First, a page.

US President Donald Trump has signed an executive order reviewing banking rules, which he said would be "cutting a lot out of Dodd-Frank."
The 2010 Dodd-Frank Act was passed in the wake of the Global Financial Crisis of 2008-09, and repealing and replacing the regulations was a campaign promise of Trump's.
Although the order, signed on Friday (3 January) did not go into specifics, Trump said at a White House meeting with business leaders he expected the administration to cut from Dodd-Frank.
"I have so many people, friends of mine, that have nice businesses that can't borrow money...because the banks just won't let them borrow because of the rules and regulations in Dodd-Frank," he said in comments carried by Reuters.
Among other proposals, the wide-ranging review will look at Consumer Financial Protection Bureau (CFPB), the US agency that looks at the protection of customers of banks, lenders, and other financial outfits.
Trump has also signed a memorandum to delay Barack Obama's 'fiduciary rule' from coming into effect and giving the Labor Department the decision on whether or not the rule should be scrapped.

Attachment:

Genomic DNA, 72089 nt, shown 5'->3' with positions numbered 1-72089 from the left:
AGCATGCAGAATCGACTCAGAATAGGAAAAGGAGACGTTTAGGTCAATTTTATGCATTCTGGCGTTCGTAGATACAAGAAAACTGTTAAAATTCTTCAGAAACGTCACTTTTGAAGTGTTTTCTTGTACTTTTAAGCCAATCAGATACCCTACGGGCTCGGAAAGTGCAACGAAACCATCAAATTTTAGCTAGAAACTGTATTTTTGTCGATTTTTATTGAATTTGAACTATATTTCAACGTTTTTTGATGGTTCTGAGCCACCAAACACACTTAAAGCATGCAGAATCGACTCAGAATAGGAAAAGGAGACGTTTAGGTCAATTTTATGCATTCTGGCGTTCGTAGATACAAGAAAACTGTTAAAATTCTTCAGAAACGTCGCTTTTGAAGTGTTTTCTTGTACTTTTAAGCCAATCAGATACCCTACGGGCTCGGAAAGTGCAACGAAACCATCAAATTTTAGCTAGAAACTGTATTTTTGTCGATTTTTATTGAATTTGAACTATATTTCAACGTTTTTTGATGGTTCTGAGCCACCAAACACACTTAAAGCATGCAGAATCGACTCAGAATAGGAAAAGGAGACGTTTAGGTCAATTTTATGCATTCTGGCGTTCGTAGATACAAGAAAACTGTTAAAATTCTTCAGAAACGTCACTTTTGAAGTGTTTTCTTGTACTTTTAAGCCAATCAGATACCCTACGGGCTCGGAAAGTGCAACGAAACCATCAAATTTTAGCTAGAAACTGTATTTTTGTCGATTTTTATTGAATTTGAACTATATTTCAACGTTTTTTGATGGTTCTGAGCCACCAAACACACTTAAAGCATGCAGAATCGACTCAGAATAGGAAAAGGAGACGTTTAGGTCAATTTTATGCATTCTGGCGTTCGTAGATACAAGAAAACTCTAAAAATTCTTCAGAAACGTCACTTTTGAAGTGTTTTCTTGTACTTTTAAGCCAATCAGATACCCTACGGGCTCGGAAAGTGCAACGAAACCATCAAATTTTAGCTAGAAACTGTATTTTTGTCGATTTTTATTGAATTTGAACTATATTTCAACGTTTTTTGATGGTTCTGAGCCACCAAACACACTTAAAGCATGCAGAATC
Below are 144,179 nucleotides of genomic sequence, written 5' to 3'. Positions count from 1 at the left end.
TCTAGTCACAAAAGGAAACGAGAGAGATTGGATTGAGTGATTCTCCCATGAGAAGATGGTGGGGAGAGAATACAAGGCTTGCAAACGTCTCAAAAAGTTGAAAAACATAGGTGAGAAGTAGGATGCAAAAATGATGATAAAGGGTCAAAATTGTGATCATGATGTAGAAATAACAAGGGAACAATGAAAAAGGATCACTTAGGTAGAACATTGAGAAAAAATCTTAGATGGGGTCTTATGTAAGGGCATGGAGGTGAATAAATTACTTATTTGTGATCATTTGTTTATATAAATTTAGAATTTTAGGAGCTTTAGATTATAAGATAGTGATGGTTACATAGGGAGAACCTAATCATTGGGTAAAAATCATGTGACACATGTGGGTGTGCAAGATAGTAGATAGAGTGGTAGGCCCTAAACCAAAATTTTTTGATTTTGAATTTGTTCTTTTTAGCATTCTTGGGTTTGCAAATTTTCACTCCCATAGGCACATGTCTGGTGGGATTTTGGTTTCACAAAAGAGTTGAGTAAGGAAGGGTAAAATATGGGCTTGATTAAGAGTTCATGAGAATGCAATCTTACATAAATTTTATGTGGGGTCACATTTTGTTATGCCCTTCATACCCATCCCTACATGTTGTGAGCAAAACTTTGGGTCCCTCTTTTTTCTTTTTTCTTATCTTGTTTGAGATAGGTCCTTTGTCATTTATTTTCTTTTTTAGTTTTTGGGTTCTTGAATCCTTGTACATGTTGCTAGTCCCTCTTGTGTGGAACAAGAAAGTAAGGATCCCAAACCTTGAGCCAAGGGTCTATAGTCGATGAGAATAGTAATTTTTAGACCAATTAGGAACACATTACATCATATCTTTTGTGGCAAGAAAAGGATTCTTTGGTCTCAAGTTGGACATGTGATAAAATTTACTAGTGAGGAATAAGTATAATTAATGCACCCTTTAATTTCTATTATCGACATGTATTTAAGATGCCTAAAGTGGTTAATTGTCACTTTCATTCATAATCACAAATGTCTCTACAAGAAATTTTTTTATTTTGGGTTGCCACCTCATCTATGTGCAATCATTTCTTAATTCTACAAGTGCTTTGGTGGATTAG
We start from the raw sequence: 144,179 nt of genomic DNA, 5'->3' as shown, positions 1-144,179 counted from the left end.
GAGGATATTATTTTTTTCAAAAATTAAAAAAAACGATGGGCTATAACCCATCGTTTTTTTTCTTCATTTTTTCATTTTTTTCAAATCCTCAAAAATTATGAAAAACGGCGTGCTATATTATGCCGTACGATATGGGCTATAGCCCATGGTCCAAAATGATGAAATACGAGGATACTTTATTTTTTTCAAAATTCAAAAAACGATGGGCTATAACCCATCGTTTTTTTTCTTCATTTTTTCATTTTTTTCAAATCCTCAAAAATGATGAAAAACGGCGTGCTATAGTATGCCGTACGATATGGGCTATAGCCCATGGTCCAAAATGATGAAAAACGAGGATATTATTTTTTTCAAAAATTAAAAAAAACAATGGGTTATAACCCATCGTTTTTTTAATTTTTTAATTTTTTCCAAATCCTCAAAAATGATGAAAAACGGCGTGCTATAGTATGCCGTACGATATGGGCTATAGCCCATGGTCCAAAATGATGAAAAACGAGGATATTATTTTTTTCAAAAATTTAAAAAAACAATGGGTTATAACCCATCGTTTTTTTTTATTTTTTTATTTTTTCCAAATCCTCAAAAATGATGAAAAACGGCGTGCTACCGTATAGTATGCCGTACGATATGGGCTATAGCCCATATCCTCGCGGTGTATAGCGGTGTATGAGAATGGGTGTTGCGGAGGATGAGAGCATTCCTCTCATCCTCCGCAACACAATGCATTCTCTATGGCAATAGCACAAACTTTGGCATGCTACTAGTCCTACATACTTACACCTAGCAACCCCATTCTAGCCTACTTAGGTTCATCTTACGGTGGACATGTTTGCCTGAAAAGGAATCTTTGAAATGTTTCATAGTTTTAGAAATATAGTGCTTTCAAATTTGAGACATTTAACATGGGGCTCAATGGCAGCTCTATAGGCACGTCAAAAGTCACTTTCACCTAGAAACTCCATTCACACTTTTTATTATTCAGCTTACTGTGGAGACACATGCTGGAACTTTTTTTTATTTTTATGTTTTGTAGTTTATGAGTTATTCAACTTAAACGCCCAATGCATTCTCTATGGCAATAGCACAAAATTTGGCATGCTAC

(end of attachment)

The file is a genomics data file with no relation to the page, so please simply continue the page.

The 'fiduciary rule' was aimed at blocking financial advisers from steering clients toward investments with higher commissions and fees that can dent retirement savings, for a period of 90 days while a review of the rule is conducted.
Critics of the rule say it limits investment choices of retirees by forcing asset managers to steer them to lower risk options, while its supporters and the Obama administration argued it was necessary to protect Americans from conflicting advice and unnecessary costs.
But Trump's financial proposals have drawn fire from Democrats, many of whom argue the rolling back of Dodd-Frank and other rules designed to protect taxpayers is playing into the hands of Wall Street.
Senator Elizabeth Warren, who has long been an outspoken critic of Trump said: "The Wall Street bankers and lobbyists whose greed and recklessness nearly destroyed this country may be toasting each other with champagne, but the American people have not forgotten the 2008 financial crisis - and they will not forget what happened today."